Jethro, where I hail as head of marketing, is a software start-up that accelerates business intelligence performance on big data, most notably Hadoop. I probably lost you at that one (in its most basic sense, we make charts and graphs load fast in Tableau). We cater to a very niche market and our main personas are comprised of Database Architects, Database Engineers, System Architects, CTOs… you get the point. Let’s just say that I’m not marketing Coca-Cola to kids in the summer time. Despite the extremely technical nature of the marketing, I’ve been toying with ways to make lead generation and brand exposure more fun.

We’ve had various gated white paper campaigns running on Twitter and LinkedIn for some time. I’ve A/B tested the artwork, text, colors and fine-tuned the audience. I’ve seen some solid results from these campaigns, but nothing like my last marketing endeavor, a quiz.

Big Data Quiz

Instead of the usual boring content, I crafted a big data quiz designed to appeal to the personas that we market to. I wanted it to be short and sweet, but also challenging—I’m marketing to tech peeps, who love to solve puzzles and quantify their worth (by proving they know everything, of course!). The quiz brought in thousands of new visitors and generated hundreds of leads, which is a formidable amount for a B2B niche market. It generated enough buzz online to be liked on Facebook 3.7k times and shared 56 times—not bad for B2B on Facebook! The comments were relevant and opened a discussion about the product. Soliciting users for a boring white paper would never generate such a viral response.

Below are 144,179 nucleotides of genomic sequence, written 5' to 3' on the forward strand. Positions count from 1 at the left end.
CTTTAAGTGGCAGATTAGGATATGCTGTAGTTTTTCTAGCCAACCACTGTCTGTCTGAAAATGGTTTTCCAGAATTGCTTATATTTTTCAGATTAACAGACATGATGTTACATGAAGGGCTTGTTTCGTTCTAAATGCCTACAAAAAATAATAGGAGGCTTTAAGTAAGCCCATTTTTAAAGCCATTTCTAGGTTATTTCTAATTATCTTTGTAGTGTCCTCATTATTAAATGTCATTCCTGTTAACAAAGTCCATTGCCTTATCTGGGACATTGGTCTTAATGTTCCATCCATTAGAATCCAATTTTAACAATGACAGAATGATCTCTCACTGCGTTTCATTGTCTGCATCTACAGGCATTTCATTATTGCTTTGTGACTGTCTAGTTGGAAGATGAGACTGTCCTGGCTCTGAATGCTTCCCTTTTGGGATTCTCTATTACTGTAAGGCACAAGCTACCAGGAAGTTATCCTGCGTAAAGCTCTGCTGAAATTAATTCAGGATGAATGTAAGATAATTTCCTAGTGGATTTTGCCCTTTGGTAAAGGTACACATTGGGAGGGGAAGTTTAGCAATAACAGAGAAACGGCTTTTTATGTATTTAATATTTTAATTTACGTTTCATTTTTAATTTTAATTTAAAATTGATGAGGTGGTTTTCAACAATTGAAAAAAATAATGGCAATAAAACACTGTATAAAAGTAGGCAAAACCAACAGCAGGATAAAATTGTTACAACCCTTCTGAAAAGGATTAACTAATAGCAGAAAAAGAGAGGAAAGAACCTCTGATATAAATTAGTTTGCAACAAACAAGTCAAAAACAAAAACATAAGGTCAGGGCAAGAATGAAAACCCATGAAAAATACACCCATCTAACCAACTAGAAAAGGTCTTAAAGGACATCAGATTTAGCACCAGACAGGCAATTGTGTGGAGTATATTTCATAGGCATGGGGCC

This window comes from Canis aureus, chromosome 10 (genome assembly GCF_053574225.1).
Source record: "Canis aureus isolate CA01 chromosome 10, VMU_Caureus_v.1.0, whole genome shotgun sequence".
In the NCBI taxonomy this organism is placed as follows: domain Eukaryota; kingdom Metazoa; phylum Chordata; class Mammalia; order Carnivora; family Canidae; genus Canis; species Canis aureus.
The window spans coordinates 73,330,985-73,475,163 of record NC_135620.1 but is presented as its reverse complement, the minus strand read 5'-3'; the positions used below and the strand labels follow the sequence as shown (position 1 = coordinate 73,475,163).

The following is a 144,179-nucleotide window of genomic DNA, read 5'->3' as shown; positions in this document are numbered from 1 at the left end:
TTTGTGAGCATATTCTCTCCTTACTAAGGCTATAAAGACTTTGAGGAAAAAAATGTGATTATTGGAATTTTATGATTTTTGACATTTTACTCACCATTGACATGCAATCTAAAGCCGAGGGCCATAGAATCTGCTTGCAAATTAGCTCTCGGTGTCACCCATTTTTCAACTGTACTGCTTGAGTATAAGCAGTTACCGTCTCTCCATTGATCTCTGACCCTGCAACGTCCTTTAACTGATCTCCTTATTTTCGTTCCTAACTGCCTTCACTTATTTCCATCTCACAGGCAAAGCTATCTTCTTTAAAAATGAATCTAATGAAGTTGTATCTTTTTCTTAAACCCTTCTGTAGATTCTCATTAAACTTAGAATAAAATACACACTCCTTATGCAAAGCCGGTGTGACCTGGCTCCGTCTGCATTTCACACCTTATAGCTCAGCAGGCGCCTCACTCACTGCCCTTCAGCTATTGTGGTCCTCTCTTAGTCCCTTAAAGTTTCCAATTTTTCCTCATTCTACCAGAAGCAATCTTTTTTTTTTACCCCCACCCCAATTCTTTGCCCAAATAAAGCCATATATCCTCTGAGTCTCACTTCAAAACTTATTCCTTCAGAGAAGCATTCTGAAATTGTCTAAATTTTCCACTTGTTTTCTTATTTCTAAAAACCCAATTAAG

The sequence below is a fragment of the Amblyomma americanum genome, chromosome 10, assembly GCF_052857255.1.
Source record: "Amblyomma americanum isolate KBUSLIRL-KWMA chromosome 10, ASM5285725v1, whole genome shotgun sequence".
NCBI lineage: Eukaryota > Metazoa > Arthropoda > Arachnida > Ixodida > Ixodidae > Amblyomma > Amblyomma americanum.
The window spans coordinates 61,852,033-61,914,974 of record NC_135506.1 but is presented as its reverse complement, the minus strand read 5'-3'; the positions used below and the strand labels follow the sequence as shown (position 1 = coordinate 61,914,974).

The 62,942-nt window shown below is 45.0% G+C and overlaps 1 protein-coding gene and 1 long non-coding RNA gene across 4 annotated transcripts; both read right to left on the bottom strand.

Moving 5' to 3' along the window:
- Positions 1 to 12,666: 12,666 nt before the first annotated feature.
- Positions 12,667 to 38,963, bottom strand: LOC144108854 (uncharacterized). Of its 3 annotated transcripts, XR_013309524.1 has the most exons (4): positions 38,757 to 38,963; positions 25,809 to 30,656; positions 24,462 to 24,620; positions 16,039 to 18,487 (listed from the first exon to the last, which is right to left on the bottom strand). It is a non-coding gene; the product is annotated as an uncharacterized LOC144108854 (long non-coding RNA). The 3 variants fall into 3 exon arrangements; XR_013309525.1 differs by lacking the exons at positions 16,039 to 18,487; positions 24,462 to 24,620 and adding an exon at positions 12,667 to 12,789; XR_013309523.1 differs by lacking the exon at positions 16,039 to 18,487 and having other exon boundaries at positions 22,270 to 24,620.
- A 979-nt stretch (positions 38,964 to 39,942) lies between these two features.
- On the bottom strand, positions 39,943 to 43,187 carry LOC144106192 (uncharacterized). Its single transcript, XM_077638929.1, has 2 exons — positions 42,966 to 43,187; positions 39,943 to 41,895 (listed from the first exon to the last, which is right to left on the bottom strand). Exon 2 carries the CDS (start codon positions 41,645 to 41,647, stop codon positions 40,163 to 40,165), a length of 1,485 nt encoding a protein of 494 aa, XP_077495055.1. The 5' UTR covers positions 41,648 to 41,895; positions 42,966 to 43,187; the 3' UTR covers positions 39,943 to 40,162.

There have been amazing B2C campaigns revolving around having fun. One that comes to mind is Volkswagen’s “Piano Stairs” from 2009. Their theory is that the easiest way to change people’s behavior is by making it fun. Most B2B marketing campaigns that attempt to be fun, really miss the point and end up being corny and not cute. Us B2B marketers need to try harder and think of ways that people will want to be exposed and engage with our brands without feeling like they’re being “sold.”

Pokémon is Super Social. B2B Marketing Can Be Too.

Social indicators are a powerful marketing force. In B2B customer testimonials play an important role and many times even just a co-branded logo from a big name can go a long way in generating leads. Trust icons aside, customer webinars and other customer-focused content, like videos and use cases, go a long way in earning trust. If you see other companies using your brand, it must be good!